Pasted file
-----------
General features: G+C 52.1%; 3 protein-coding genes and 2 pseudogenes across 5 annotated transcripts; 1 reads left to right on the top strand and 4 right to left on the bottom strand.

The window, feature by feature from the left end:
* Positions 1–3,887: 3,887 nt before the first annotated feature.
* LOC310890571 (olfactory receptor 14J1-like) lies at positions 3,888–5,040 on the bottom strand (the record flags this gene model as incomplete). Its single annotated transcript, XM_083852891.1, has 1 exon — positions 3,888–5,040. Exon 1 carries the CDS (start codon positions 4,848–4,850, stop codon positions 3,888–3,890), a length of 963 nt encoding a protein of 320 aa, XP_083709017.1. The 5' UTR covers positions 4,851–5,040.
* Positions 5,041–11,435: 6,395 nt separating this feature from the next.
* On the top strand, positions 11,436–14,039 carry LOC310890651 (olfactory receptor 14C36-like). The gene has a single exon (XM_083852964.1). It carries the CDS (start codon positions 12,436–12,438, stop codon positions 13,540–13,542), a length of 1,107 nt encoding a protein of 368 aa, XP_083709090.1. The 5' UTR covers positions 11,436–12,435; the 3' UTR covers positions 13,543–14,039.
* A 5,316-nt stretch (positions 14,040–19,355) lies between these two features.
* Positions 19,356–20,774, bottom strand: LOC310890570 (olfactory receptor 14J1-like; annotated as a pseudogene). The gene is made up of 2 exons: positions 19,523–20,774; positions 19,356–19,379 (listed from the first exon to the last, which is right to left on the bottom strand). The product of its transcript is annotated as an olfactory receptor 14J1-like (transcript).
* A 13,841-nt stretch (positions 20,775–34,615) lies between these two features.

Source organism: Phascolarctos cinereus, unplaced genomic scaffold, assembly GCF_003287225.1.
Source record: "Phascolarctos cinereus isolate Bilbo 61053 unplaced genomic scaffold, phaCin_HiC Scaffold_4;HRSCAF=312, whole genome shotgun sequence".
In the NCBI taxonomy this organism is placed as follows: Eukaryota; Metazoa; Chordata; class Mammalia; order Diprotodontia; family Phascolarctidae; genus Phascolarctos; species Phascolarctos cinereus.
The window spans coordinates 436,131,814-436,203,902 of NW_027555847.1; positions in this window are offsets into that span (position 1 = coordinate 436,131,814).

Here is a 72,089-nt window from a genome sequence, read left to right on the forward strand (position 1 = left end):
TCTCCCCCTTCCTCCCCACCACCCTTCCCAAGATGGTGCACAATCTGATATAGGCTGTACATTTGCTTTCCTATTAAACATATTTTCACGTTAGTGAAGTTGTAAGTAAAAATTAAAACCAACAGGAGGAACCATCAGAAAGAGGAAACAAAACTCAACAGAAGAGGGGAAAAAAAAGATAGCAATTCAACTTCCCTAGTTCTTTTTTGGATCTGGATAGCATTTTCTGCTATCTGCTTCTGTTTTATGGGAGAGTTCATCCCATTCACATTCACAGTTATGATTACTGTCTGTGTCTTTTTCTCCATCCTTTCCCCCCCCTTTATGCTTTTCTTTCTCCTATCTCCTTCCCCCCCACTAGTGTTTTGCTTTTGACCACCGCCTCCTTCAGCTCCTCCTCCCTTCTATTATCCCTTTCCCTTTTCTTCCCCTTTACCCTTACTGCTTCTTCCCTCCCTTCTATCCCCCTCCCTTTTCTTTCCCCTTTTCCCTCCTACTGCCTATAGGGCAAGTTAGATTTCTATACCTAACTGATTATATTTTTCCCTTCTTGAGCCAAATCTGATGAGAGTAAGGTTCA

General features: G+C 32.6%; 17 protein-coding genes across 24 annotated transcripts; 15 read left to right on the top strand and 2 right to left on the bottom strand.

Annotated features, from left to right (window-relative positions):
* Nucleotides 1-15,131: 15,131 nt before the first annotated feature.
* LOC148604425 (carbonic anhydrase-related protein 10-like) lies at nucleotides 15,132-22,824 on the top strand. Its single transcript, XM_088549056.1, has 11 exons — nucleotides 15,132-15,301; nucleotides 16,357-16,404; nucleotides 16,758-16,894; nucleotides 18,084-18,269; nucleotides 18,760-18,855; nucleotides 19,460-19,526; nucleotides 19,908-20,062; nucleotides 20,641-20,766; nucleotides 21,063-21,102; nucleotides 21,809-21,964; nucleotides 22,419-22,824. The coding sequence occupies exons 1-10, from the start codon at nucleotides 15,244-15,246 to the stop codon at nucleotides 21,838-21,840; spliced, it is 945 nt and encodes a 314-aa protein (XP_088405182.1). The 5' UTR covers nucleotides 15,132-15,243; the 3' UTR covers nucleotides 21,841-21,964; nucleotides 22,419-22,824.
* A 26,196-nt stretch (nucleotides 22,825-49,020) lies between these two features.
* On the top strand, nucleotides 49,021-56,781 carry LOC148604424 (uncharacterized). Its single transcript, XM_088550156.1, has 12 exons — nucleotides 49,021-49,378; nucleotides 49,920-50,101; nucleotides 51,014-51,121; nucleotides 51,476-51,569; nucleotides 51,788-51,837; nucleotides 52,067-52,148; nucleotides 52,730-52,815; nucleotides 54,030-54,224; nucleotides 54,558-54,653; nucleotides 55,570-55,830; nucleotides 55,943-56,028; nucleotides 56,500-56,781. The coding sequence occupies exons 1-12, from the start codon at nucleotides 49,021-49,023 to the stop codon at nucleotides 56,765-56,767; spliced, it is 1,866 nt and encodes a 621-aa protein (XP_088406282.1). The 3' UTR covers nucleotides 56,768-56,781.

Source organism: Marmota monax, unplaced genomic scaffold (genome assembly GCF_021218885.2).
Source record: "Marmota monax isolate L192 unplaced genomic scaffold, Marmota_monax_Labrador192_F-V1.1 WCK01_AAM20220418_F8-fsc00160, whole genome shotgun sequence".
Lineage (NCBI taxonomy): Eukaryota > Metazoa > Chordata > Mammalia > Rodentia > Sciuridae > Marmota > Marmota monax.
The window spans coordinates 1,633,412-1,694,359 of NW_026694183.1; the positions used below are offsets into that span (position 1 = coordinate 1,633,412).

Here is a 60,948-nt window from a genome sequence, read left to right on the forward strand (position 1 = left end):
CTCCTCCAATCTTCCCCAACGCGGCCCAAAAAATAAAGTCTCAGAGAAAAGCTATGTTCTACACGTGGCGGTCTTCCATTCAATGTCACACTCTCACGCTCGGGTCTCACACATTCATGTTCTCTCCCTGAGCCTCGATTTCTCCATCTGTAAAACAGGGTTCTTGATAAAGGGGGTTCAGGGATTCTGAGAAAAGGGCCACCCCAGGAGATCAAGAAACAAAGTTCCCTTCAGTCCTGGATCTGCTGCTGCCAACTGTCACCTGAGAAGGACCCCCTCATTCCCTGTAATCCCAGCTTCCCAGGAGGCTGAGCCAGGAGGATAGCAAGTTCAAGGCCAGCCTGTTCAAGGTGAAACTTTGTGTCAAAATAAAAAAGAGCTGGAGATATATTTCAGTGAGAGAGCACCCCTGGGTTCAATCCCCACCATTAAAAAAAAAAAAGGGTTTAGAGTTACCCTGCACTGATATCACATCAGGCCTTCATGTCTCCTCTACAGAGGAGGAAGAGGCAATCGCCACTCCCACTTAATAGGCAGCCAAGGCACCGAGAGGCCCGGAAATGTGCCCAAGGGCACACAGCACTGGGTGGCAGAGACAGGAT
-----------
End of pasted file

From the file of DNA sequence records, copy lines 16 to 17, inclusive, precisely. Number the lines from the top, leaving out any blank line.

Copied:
General features: G+C 32.6%; 17 protein-coding genes across 24 annotated transcripts; 15 read left to right on the top strand and 2 right to left on the bottom strand.

Annotated features, from left to right (window-relative positions):